|French, Alfred - Al|
Submitted to: National Cotton Council Beltwide Cotton Conference
Publication Type: Proceedings
Publication Acceptance Date: 2/1/2003
Publication Date: 6/1/2003
Citation: French, A.D., Goynes Jr, W.R., Rousselle, M.A., Thibodeaux, D.P. 2004. Cotton fiber and moisture - some of the basics. In: Proceedings of the National Cotton Council Beltwide Cotton Conference, Jan. 5-9, 2004, San Antonio, TX. p. 2990-2994. Interpretive Summary: Currently there is much interest in the relationship between cotton fiber and water. One reason is that water is being added to the cotton at the gin, which certainly increases the weight of the baled cotton. It may also help the cotton to have better properties during classification, which determines the price paid to the grower. It is not widely thought that the improvements are durable, but this is a topic of study, as is the response of different varieties to moisture. As part of work to develop deeper understanding of how water causes cotton fibers to have improved properties, we have examined a number of possible locations for the water. If the water is located on the surface of fairly coarse structures, it will exist in multiple layers, a proposed source of improvement in testing properties. This paper covers this examination and also looks at some properties of water-to-water interactions, as determined with computerized molecular modeling. These interactions can be estimated at very high levels of theory, while molecules as large as the cellulose molecules in cotton require much more approximate methods. Those empirical methods can be guided by the high-level methods. Results from this work are primarily of interest to scientists working on fiber structure and moisture-related problems.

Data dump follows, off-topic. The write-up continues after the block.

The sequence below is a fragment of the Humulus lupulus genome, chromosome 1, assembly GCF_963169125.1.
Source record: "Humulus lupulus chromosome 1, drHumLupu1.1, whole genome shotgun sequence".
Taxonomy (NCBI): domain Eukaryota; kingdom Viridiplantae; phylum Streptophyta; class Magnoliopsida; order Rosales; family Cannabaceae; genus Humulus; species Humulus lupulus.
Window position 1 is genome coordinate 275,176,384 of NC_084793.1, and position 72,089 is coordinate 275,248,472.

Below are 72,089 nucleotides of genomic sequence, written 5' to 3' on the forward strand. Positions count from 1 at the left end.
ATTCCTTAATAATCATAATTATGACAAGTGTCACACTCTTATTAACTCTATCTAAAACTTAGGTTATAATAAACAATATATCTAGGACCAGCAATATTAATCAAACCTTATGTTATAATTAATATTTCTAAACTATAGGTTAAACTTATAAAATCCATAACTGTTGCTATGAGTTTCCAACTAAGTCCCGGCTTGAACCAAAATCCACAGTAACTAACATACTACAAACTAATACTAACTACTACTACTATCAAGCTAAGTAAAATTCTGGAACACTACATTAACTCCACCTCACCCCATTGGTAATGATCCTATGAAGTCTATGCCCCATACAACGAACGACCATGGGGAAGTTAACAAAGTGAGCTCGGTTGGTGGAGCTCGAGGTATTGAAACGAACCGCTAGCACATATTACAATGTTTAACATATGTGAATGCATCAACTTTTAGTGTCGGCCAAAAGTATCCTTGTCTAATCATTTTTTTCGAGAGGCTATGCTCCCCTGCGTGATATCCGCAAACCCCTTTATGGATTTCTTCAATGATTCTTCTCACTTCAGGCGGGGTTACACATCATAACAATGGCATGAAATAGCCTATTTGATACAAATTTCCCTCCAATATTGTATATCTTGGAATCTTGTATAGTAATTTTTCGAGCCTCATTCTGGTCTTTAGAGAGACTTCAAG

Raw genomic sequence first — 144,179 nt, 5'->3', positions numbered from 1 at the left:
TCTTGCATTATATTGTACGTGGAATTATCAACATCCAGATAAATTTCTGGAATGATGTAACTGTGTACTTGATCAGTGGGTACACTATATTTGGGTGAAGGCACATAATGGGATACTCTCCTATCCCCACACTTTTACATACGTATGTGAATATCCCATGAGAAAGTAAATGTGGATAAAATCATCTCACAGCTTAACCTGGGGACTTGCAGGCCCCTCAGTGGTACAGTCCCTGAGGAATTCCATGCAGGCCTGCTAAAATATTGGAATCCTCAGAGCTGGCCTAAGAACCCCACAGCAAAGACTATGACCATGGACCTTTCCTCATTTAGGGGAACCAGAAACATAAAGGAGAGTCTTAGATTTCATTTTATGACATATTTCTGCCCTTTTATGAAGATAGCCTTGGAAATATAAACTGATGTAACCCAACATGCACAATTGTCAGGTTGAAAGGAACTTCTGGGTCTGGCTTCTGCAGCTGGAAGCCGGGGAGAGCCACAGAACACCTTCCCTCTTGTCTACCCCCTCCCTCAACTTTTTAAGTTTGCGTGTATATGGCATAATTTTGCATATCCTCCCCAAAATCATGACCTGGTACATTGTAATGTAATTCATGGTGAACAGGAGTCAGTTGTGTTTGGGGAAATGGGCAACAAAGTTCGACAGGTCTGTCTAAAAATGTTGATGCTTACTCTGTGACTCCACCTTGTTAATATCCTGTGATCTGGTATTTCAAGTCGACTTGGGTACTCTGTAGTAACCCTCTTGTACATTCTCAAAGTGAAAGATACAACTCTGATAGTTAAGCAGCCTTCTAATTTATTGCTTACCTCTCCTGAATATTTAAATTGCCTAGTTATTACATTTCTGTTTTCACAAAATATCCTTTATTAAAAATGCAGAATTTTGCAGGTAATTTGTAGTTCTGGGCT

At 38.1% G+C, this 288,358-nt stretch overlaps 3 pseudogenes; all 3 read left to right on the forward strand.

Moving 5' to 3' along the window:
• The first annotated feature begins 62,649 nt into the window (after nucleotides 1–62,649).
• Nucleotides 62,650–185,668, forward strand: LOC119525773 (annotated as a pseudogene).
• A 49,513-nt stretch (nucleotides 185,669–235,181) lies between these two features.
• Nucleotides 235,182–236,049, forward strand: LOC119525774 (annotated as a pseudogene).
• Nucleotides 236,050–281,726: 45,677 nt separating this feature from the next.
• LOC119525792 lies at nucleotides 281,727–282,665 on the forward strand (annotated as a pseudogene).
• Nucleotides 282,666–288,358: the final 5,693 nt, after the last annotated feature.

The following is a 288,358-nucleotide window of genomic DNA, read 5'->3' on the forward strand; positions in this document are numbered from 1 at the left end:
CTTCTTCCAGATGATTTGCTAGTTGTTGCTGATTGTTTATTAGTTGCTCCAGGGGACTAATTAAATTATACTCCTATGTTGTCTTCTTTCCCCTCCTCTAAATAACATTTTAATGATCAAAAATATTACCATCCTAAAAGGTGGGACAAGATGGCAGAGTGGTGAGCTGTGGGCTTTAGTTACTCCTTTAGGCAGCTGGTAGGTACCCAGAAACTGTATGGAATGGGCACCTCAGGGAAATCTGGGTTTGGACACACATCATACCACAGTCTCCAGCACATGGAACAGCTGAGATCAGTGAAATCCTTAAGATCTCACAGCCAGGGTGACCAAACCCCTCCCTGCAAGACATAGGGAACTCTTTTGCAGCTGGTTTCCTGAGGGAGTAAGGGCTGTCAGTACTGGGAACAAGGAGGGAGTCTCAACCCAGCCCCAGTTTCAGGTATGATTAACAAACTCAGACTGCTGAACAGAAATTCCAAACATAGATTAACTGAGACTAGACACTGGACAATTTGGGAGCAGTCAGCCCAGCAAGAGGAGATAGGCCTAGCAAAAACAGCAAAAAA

Technical Abstract: The possible locations of water molecules in cotton fibers are explored based on fiber size, crystallite size, known crystal structures of cellulose hydrates, and cross-sections of swollen cotton fibers. A 5% moisture content, a normal value for room conditions, corresponds to roughly 760 monolayers of water if it all goes on the external fiber surface, or about 0.3 monolayers if it were able to access all surfaces of the crystallites that are indicated by x-ray diffraction studies. Additional information on hydrogen bonding, the major mechanism for the interaction of water and cotton, is provided by studies of water clusters with quantum mechanics. These theoretical studies show variation on the order of 10% in the length of hydrogen bonds, depending on the position of the water relative to other water molecules. These poorly understood fine distinctions are not found with studies based on available empirical force fields, the only method fast enough to be used for production studies on large molecules such as cellulose, so the empirical methods must be modified appropriately.